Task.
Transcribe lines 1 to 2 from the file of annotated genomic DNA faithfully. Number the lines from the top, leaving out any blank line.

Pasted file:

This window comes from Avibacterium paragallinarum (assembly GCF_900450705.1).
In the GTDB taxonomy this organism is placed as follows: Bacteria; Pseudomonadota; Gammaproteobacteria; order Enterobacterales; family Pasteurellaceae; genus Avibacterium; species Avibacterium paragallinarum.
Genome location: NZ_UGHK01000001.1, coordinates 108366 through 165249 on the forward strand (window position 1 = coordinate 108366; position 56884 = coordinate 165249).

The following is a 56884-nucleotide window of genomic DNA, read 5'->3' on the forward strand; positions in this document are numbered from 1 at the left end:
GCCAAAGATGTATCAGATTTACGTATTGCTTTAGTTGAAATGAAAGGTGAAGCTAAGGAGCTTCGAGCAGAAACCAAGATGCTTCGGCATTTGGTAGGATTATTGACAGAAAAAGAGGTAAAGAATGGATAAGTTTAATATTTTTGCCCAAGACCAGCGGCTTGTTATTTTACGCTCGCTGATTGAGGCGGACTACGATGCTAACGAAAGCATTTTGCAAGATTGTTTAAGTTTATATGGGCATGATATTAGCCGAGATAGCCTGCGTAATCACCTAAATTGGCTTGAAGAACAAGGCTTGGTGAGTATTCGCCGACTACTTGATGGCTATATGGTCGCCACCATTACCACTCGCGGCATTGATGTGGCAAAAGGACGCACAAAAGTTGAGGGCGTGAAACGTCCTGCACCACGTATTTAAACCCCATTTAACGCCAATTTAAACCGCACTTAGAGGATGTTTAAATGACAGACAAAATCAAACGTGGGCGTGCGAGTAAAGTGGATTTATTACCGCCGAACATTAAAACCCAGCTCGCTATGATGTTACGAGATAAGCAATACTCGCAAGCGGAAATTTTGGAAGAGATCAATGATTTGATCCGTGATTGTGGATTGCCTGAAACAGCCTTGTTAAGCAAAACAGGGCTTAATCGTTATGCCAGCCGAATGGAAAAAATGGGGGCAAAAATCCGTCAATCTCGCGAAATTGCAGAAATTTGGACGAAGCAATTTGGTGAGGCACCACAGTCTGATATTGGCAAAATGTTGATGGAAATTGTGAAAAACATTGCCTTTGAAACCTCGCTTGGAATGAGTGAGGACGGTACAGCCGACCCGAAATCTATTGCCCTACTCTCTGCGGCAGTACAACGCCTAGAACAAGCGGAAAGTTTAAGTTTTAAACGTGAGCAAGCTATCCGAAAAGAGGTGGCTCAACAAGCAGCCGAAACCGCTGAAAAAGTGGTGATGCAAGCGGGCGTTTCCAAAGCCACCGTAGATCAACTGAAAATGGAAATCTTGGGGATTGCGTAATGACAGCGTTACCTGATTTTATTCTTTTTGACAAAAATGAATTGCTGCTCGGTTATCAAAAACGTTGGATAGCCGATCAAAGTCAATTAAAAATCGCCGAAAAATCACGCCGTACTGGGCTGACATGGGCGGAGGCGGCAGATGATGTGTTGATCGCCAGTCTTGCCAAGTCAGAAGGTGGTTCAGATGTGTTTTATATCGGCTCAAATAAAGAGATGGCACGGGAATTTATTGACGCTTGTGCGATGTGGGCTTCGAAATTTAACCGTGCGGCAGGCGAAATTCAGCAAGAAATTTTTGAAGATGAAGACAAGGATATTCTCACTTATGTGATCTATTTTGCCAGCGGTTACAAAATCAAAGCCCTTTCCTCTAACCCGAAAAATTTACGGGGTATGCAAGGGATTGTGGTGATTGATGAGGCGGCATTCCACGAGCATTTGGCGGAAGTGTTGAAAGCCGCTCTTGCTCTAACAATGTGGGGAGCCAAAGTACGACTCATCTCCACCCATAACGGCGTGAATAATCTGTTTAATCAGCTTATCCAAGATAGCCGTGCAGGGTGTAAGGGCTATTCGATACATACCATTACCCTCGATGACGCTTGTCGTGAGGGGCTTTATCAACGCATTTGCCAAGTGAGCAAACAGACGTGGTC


This window comes from Avibacterium paragallinarum (assembly GCF_900450705.1).
In the GTDB taxonomy this organism is placed as follows: Bacteria; Pseudomonadota; Gammaproteobacteria; order Enterobacterales; family Pasteurellaceae; genus Avibacterium; species Avibacterium paragallinarum.